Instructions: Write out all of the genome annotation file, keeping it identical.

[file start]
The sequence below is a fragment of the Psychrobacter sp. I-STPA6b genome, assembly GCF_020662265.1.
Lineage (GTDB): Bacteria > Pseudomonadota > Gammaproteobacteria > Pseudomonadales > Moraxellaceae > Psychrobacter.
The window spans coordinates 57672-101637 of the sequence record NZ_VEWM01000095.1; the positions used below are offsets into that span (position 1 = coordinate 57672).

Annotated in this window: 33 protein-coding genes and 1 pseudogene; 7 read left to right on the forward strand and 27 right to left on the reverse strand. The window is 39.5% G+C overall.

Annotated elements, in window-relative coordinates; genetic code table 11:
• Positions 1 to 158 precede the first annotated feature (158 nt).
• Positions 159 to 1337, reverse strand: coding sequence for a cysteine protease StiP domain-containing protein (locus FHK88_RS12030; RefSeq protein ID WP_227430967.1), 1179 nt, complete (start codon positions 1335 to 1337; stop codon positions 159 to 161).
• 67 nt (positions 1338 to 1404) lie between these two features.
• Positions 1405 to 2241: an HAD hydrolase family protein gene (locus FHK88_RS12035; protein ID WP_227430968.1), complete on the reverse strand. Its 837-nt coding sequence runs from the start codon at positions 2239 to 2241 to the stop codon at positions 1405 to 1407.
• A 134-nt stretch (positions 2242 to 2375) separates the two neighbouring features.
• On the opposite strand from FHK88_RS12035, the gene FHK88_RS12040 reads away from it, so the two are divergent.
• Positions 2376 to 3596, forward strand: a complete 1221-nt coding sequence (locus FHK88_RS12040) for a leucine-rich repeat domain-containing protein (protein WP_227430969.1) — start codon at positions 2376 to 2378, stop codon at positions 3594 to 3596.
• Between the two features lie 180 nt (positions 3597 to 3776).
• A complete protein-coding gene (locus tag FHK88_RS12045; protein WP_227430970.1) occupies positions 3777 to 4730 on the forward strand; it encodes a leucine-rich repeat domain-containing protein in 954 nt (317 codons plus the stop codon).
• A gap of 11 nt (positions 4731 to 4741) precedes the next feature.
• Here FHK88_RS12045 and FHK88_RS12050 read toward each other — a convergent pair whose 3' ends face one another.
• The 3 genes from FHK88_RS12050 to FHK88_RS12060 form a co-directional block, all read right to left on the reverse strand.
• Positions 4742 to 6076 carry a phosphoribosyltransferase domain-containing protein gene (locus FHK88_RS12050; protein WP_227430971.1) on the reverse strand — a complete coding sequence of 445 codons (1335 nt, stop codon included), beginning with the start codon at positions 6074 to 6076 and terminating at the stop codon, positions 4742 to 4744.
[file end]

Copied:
The sequence below is a fragment of the Psychrobacter sp. I-STPA6b genome, assembly GCF_020662265.1.
Lineage (GTDB): Bacteria > Pseudomonadota > Gammaproteobacteria > Pseudomonadales > Moraxellaceae > Psychrobacter.
The window spans coordinates 57672-101637 of the sequence record NZ_VEWM01000095.1; the positions used below are offsets into that span (position 1 = coordinate 57672).

Annotated in this window: 33 protein-coding genes and 1 pseudogene; 7 read left to right on the forward strand and 27 right to left on the reverse strand. The window is 39.5% G+C overall.

Annotated elements, in window-relative coordinates; genetic code table 11:
• Positions 1 to 158 precede the first annotated feature (158 nt).
• Positions 159 to 1337, reverse strand: coding sequence for a cysteine protease StiP domain-containing protein (locus FHK88_RS12030; RefSeq protein ID WP_227430967.1), 1179 nt, complete (start codon positions 1335 to 1337; stop codon positions 159 to 161).
• 67 nt (positions 1338 to 1404) lie between these two features.
• Positions 1405 to 2241: an HAD hydrolase family protein gene (locus FHK88_RS12035; protein ID WP_227430968.1), complete on the reverse strand. Its 837-nt coding sequence runs from the start codon at positions 2239 to 2241 to the stop codon at positions 1405 to 1407.
• A 134-nt stretch (positions 2242 to 2375) separates the two neighbouring features.
• On the opposite strand from FHK88_RS12035, the gene FHK88_RS12040 reads away from it, so the two are divergent.
• Positions 2376 to 3596, forward strand: a complete 1221-nt coding sequence (locus FHK88_RS12040) for a leucine-rich repeat domain-containing protein (protein WP_227430969.1) — start codon at positions 2376 to 2378, stop codon at positions 3594 to 3596.
• Between the two features lie 180 nt (positions 3597 to 3776).
• A complete protein-coding gene (locus tag FHK88_RS12045; protein WP_227430970.1) occupies positions 3777 to 4730 on the forward strand; it encodes a leucine-rich repeat domain-containing protein in 954 nt (317 codons plus the stop codon).
• A gap of 11 nt (positions 4731 to 4741) precedes the next feature.
• Here FHK88_RS12045 and FHK88_RS12050 read toward each other — a convergent pair whose 3' ends face one another.
• The 3 genes from FHK88_RS12050 to FHK88_RS12060 form a co-directional block, all read right to left on the reverse strand.
• Positions 4742 to 6076 carry a phosphoribosyltransferase domain-containing protein gene (locus FHK88_RS12050; protein WP_227430971.1) on the reverse strand — a complete coding sequence of 445 codons (1335 nt, stop codon included), beginning with the start codon at positions 6074 to 6076 and terminating at the stop codon, positions 4742 to 4744.